Researchers from the Conservation International have discovered 46 new species in Suriname in South America.
The researchers discovered 46 new species and documented nearly 1,300 species during their scientific expedition. They had explored three remote sites along the Kutari and the Sipaliwini rivers near the village of Kwamalasumutu for three weeks.
Cowboy frog, armored catfish and pacman frog were among the 46 species discovered by the researchers during their expedition.
The Cowboy frog has white fringes along its legs and a spur on each heel. It was discovered during a night survey in a swampy area of the Koetari river.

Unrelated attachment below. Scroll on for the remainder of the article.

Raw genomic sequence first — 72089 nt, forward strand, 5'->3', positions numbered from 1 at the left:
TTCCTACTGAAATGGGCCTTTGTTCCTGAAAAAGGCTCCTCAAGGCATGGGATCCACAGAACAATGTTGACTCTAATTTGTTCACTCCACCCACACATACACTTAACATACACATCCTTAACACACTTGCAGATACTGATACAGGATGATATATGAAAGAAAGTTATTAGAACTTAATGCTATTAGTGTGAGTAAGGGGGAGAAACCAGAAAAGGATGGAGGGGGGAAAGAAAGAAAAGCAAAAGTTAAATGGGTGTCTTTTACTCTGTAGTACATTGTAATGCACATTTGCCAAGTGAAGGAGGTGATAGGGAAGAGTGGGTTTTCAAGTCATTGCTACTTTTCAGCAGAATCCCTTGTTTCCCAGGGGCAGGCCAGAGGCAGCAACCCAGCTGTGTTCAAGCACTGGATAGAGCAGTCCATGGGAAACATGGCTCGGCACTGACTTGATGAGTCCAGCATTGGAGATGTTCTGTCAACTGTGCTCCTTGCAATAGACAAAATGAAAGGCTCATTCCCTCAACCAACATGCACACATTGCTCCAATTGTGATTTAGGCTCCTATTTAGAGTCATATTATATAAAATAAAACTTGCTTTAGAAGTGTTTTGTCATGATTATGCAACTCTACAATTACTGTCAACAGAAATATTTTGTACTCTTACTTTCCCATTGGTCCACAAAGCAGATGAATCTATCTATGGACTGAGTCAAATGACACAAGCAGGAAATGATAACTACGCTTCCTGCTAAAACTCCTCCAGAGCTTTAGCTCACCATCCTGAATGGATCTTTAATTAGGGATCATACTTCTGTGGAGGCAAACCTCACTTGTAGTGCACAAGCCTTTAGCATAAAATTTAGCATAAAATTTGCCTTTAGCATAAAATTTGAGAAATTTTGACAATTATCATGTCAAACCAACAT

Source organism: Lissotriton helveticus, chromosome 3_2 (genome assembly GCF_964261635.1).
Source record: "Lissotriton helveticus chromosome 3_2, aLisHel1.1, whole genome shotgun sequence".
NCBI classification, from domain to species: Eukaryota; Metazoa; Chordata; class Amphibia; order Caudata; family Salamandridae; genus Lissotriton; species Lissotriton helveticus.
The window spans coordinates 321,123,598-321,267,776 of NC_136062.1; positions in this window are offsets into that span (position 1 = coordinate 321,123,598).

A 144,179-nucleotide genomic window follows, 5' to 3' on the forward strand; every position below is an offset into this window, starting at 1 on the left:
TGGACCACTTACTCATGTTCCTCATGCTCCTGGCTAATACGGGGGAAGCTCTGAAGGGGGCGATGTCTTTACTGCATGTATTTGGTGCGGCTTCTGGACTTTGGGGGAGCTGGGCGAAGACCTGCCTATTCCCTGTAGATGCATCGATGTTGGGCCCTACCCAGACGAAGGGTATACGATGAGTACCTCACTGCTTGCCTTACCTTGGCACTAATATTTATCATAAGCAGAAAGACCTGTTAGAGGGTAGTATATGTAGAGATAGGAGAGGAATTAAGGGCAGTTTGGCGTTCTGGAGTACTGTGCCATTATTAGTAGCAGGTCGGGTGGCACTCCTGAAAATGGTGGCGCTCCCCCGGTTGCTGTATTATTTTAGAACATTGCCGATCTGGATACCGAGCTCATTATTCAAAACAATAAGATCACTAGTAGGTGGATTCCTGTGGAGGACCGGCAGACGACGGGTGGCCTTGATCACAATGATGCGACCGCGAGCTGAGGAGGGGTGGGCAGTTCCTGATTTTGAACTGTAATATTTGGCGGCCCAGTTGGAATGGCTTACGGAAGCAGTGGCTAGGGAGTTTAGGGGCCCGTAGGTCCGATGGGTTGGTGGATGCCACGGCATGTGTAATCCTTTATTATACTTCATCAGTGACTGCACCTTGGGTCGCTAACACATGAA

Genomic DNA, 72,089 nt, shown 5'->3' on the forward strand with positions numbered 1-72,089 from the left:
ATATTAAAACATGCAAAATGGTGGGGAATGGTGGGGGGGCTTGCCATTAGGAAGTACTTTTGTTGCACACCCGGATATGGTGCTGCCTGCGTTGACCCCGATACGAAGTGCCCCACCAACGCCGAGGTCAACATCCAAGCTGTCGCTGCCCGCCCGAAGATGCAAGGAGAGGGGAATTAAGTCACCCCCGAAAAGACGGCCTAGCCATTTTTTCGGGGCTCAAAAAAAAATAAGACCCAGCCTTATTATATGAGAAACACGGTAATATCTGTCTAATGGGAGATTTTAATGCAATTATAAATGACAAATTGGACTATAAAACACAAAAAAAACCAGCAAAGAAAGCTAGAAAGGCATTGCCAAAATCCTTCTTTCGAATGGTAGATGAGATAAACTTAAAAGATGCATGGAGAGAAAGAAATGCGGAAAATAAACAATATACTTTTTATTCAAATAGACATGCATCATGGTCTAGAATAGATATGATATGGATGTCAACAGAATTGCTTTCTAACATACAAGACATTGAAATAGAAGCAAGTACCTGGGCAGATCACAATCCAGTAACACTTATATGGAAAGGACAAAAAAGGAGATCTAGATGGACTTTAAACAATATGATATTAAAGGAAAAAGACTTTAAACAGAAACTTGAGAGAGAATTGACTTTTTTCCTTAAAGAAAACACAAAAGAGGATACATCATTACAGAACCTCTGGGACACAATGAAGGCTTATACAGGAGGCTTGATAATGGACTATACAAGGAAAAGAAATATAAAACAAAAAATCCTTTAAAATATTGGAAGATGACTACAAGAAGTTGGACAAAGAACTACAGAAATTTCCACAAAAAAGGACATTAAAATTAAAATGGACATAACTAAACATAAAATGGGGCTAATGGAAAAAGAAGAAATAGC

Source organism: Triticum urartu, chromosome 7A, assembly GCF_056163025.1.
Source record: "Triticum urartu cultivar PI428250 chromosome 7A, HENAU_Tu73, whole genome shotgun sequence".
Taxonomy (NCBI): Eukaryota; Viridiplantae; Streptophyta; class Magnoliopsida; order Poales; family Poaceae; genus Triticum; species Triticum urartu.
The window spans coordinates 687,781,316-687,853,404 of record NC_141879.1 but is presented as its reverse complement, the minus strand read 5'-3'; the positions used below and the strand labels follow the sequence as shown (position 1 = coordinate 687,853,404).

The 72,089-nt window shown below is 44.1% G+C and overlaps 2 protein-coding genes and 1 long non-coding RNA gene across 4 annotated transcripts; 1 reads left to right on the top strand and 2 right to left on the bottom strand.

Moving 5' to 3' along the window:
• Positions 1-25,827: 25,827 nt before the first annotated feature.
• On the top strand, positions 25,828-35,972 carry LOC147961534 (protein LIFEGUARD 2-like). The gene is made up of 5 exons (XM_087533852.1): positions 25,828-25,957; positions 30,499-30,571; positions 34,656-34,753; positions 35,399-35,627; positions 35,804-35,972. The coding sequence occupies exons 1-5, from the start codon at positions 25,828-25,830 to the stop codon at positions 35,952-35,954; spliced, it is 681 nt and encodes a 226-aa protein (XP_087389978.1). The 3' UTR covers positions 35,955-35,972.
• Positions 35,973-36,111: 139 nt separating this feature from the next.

The Armored catfish's armor is covered with spines to defend itself from giant piranhas which inhabit the same waters.
The pacman frog has a wide mouth that allows it to swallow prey that is nearly as large as its own body, including birds, mice and other frogs.
"The Kwamalasamutu area's pristine nature and cultural heritage make it a unique destination for more adventurous tourists, who enjoy trekking through the dense rainforest to discover flora and fauna. CI-Suriname and the Trio are hoping to further develop a niche market ecotourism site here, while the recommendations from the RAP will help the community to manage and maintain the 18,000 ha sanctuary they created around the region's incredible Werehpai petroglyph caves," says Dr. Trond Larsen, scientist at the Conservation International.